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How Customer Effort is Measured

sighThe purpose of the column is to familiarize you with the KPIs that really matter to your organization and to provide you with actionable insight on how to leverage these KPIs to improve your performance. This month, I look at customer effort.

Customer effort measures how easy it is for your customers to do business with you. The metric is captured by surveying your customers and asking them the following question: “How easy was it to get the resolution you wanted today?”

Measured on a scale of 1–7, a customer effort score (CES) of 1 indicates an extremely difficult experience, while a CES of 7 indicates an effortless experience.

Customer effort, customer satisfaction, and net promoter score are the three metrics that comprise the customer experience. Increasingly, customer effort, customer satisfaction, and net promoter are combined into a single customer survey in which the customer is asked to rate their experience on all three metrics, thereby producing an overall customer experience score. In previous Metric of the Month articles, I have discussed not only customer experience, but also customer satisfaction and net promoter.

Why It’s Important

Customer effort was first introduced in 2008 by the Corporate Executive Board (CEB). CEB’s research demonstrated that a reduction in customer friction is a better predictor of customer loyalty than one exceptional experience at a single touchpoint. In fact, CEB found that 81% of customers going through a high level of effort are likely to share their bad experience with friends versus only 1% of those who went through an effortless experience. In other words, a reduction in customer friction is a better predictor of customer loyalty than one exceptional experience at a single touchpoint.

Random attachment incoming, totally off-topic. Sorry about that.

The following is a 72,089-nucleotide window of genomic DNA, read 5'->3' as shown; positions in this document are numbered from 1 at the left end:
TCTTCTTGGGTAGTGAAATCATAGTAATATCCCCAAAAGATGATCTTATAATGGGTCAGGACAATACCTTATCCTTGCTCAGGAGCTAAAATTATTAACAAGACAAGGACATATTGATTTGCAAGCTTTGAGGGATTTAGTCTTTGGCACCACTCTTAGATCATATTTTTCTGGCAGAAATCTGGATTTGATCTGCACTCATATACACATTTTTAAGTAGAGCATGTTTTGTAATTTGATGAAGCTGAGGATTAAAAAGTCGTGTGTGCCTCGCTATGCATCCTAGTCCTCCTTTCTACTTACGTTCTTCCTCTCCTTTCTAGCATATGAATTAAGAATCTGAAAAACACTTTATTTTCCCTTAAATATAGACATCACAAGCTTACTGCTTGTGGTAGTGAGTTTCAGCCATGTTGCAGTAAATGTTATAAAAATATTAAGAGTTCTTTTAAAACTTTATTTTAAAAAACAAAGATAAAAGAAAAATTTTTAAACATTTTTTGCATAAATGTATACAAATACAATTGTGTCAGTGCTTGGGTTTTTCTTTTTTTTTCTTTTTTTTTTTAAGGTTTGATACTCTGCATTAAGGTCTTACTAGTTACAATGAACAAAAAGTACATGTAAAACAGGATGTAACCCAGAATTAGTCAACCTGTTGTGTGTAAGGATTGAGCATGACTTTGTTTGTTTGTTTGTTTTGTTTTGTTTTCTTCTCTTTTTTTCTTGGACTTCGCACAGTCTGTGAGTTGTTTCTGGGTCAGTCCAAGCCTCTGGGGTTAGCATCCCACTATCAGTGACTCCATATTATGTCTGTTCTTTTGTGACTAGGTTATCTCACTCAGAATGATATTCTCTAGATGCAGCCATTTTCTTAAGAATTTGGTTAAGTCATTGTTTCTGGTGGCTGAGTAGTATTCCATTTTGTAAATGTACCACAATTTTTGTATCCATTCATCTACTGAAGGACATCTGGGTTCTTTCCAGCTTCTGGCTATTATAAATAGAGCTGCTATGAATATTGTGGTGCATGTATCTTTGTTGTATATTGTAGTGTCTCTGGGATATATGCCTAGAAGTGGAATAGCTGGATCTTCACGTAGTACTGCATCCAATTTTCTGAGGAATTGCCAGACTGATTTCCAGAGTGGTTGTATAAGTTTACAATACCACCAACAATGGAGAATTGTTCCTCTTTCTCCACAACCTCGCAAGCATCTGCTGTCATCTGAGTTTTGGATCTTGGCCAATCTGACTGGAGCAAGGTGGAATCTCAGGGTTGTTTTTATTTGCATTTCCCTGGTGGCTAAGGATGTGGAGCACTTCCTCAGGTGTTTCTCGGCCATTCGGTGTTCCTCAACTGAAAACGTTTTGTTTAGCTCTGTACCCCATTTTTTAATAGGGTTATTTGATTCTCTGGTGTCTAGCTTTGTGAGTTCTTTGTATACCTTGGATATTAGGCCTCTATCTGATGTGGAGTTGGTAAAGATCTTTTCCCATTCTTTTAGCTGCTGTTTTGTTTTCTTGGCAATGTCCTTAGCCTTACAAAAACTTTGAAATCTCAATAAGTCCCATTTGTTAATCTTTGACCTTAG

Before the introduction of CES, service delivery organizations were devoting too many resources to creating exceptional experiences at individual touch points (e.g., customer satisfaction on initial contact). These efforts produced no demonstrable ROI and did very little to improve the customer experience. CES is designed to address this shortcoming.

Key Drivers of Customer Effort

Customer effort is driven primarily by the six factors below:

  • Consistency and clarity of information
  • The need to repeat information
  • The length of time the customer is on hold
  • First Contact Resolution
  • IVR complexity and support structure navigation
  • Transfers and channel hopping

Several years ago, Support.com surveyed more than 2,000 U.S. consumers in an effort to understand what connected consumers were most frustrated with during their support experience. The survey (“Customer Effort and The Direct Impact on the Brand Relationship”) considered touchpoints throughout the entire customer journey—from purchasing and setup to troubleshooting and upgrading.

The survey revealed:

  • Nearly a quarter (24%) of all respondents were frustrated when they were forced to repeat information at each step
  • 19% were frustrated when they were forced to wait on hold
  • 19% were frustrated when a representative was not able to resolve the issue on first contact
  • 15% were frustrated when they were navigating the phone tree
  • 13% when they were forced to use their valuable time to fix an issue that they did not intend to have
  • 11% were frustrated when they were transferred to another representative to get the issue fixed.

Benchmark Data for Customer Effort

Twenty-nine percent of support organizations currently track customer effort. Of these, almost all track at least one other customer experience metric—either customer satisfaction, net promoter, or both. The average CES for IT service desks is 4.12, on a scale of 1–7, with 7 being the best score (i.e., the least effort), while a top quartile score is 6.2 or above.

Metrics are only useful if they give you actionable results. Follow these columns to see what metrics that might be worth your time, and how to best utilize them for improved customer experience (CX).

This article first appeared in HDI.

Topics: Best Practices, Customer Experience, Metrics